High-quality evidence to explicitly inform the guideline question is lacking. Notwithstanding that lack, the present recommendation is based on the best available evidence and a consensus of expert clinical opinion of the Head and Neck Cancer dsg.
One meta-analysis, fifteen cohort studies, and two cross-sectional studies comparing endolaryngeal surgery (with or without laser) and radiation therapy in patients with early glottic cancer constituted the evidence base.
No statistically significant differences in overall survival or disease-free survival were detected. One retrospective cohort study4 did report a significant (p = 0.003) 15-year cause-specific survival benefit in surgically treated patients (100%) compared with those treated with radiation therapy (91%). That result was not consistent: four other retrospective cohort studies58 that also considered cause-specific mortality showed no significant differences. The meta-analysis9 detected no statistically significant laryngectomy-free survival benefits for laser surgery compared with radiation therapy (odds ratio: 0.73; 95% confidence interval: 0.39 to 1.35).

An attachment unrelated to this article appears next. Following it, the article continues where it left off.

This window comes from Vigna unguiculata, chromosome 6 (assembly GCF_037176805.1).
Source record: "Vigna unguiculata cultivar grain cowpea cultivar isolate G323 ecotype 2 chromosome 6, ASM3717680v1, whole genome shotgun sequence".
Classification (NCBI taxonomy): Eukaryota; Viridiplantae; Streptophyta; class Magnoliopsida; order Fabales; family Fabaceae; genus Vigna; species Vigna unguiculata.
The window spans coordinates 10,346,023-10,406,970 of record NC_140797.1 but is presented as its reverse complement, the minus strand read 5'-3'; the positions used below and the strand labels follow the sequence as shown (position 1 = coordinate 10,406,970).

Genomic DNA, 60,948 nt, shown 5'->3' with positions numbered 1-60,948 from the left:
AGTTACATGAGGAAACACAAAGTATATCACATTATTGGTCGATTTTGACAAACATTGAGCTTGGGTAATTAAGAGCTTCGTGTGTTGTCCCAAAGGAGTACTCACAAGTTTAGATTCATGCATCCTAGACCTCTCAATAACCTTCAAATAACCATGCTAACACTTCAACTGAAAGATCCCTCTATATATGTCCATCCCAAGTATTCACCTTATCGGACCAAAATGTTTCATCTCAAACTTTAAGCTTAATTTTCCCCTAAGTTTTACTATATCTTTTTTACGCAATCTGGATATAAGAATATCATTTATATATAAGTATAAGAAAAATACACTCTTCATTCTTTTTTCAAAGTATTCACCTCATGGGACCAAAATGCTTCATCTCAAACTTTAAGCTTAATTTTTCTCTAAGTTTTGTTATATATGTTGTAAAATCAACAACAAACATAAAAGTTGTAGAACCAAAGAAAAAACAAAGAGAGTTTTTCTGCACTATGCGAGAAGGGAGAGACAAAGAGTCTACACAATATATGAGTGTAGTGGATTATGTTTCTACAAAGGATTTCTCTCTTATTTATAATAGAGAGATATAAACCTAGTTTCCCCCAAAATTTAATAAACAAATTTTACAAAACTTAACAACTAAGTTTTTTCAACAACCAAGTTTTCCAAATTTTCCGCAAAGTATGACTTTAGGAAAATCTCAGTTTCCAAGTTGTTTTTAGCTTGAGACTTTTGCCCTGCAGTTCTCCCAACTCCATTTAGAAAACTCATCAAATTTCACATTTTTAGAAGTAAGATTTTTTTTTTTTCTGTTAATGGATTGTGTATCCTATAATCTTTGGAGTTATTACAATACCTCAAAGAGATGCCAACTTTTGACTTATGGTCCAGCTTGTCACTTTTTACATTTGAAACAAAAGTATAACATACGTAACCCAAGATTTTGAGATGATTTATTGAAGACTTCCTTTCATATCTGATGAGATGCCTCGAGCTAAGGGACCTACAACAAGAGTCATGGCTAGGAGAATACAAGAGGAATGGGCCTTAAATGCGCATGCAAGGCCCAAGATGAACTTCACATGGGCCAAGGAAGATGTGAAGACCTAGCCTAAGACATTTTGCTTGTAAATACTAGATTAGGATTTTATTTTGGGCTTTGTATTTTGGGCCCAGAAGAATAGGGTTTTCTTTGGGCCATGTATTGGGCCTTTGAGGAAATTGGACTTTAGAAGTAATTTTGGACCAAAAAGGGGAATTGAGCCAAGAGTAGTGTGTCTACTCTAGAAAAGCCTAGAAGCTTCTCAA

The meta-analysis9 also found no statistically significant difference in local control between radiation therapy and laser surgery (odds ratio: 0.66; 95% confidence interval: 0.41 to 1.05). Of eight retrospective cohort studies, one10 reported a control rate that was better in surgically treated patients (89%) than in those treated with radiotherapy (75%) when only T1a patients were considered (marginally significant at p = 0.05). One retrospective cohort study4 also reported a significant difference in recurrence rates favouring surgery. Thurnher et al.4 found a recurrence rate of 30.5% in patients undergoing radiation therapy and 9.9% in patients treated with laser excision (p = 0.001). The remaining five studies reported no such significant differences in recurrence rates between treatment groups.
Laryngeal preservation rates were found to be better with surgery (with or without laser) than with radiation in five studies4,8,1012, and one study found a better preservation rate with radiation therapy (marginally significant at p = 0.051)13.